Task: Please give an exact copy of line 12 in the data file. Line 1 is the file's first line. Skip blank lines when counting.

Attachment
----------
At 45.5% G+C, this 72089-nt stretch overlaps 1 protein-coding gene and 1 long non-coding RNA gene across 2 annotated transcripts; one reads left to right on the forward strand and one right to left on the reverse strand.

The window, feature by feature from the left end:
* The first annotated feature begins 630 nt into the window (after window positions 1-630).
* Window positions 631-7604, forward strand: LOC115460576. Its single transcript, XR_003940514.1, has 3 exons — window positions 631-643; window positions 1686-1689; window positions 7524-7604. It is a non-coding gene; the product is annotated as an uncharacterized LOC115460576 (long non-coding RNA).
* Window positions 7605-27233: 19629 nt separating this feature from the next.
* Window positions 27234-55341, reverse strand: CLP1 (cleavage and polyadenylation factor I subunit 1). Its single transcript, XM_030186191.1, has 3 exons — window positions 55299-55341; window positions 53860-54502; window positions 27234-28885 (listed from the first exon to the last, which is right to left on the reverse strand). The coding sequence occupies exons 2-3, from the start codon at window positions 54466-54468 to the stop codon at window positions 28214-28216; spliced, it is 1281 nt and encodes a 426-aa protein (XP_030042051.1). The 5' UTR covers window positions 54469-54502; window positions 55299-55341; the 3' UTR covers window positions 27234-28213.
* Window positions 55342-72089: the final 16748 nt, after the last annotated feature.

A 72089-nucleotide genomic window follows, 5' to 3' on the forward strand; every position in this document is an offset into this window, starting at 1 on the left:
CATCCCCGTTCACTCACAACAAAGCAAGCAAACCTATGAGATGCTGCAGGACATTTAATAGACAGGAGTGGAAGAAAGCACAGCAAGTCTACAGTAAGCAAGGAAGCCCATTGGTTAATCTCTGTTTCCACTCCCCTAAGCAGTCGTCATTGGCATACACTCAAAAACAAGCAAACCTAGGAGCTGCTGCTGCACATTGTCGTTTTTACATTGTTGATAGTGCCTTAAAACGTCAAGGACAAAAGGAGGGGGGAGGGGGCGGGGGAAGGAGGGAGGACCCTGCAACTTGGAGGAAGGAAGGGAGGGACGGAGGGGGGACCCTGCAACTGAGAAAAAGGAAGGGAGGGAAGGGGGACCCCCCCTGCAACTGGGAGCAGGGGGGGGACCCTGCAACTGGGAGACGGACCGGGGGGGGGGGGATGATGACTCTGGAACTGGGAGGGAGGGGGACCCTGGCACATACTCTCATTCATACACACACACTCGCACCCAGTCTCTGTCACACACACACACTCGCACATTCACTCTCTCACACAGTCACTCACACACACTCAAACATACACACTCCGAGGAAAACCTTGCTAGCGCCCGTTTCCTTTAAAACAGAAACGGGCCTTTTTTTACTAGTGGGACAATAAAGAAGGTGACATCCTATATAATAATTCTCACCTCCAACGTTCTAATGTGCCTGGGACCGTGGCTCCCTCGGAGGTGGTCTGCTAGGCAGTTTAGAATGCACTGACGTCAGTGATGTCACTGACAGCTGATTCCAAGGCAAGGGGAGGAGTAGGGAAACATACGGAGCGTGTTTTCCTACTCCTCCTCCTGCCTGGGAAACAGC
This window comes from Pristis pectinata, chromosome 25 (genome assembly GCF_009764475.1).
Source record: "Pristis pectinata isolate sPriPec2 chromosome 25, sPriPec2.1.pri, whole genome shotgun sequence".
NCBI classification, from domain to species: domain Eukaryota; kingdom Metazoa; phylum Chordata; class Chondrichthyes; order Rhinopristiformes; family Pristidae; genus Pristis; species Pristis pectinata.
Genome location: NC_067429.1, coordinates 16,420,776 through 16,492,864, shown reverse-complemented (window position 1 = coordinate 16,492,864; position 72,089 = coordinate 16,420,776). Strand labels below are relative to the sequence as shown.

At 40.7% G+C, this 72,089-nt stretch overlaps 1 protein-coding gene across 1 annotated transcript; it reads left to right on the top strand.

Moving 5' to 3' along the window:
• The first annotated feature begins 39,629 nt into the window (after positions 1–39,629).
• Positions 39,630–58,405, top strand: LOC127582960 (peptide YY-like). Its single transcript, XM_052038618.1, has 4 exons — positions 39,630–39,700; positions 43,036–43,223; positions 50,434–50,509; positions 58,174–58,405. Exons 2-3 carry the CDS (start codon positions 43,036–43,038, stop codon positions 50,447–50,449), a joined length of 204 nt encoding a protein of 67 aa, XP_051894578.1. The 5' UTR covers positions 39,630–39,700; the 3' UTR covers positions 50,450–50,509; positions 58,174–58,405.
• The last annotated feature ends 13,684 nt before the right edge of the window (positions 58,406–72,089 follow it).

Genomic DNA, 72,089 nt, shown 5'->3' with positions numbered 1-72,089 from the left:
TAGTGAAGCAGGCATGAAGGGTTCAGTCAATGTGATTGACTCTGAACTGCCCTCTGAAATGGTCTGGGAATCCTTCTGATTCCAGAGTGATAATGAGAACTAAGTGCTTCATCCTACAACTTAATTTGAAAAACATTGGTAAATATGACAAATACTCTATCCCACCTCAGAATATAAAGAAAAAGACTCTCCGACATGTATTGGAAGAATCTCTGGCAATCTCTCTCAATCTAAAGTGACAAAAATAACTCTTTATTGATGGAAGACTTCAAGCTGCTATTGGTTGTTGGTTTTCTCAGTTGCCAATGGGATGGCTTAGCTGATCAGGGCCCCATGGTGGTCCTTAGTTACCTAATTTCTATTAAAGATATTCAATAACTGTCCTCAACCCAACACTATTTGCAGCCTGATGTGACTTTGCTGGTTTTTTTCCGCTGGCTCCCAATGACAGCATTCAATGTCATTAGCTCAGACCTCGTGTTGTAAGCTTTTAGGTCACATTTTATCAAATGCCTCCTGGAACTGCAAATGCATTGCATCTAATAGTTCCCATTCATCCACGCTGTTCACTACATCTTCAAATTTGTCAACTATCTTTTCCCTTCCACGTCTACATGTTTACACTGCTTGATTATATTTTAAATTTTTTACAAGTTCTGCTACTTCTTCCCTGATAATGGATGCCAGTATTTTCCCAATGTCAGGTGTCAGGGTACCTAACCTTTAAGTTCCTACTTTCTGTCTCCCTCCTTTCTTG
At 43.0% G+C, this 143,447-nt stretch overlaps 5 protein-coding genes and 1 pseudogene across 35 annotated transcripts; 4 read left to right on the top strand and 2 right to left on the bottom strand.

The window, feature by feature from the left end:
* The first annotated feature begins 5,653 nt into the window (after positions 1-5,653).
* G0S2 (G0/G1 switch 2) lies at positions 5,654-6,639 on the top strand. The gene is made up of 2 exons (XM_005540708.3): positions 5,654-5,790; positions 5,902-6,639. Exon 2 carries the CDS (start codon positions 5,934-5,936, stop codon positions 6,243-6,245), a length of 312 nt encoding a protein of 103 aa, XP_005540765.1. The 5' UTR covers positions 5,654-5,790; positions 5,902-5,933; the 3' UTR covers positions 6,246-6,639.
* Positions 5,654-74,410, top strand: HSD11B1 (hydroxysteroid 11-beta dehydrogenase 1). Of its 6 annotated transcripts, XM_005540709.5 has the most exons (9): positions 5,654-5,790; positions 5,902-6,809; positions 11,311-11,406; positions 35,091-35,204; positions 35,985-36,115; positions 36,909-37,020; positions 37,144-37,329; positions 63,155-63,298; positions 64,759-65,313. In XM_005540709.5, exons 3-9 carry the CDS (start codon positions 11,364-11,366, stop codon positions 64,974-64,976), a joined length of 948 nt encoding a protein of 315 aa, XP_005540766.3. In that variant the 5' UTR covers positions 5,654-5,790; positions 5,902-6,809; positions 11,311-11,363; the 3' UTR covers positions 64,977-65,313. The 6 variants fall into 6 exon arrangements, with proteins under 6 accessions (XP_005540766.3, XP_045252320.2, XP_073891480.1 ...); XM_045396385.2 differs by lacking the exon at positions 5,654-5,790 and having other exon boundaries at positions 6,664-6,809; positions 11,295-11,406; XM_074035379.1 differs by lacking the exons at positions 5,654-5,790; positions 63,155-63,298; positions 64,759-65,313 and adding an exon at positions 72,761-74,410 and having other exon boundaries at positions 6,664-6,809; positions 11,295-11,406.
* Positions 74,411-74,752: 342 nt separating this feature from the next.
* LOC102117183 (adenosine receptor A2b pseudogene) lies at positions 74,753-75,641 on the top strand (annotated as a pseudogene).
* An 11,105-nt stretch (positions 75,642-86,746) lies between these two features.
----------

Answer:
NCBI classification, from domain to species: domain Eukaryota; kingdom Metazoa; phylum Chordata; class Chondrichthyes; order Rhinopristiformes; family Pristidae; genus Pristis; species Pristis pectinata.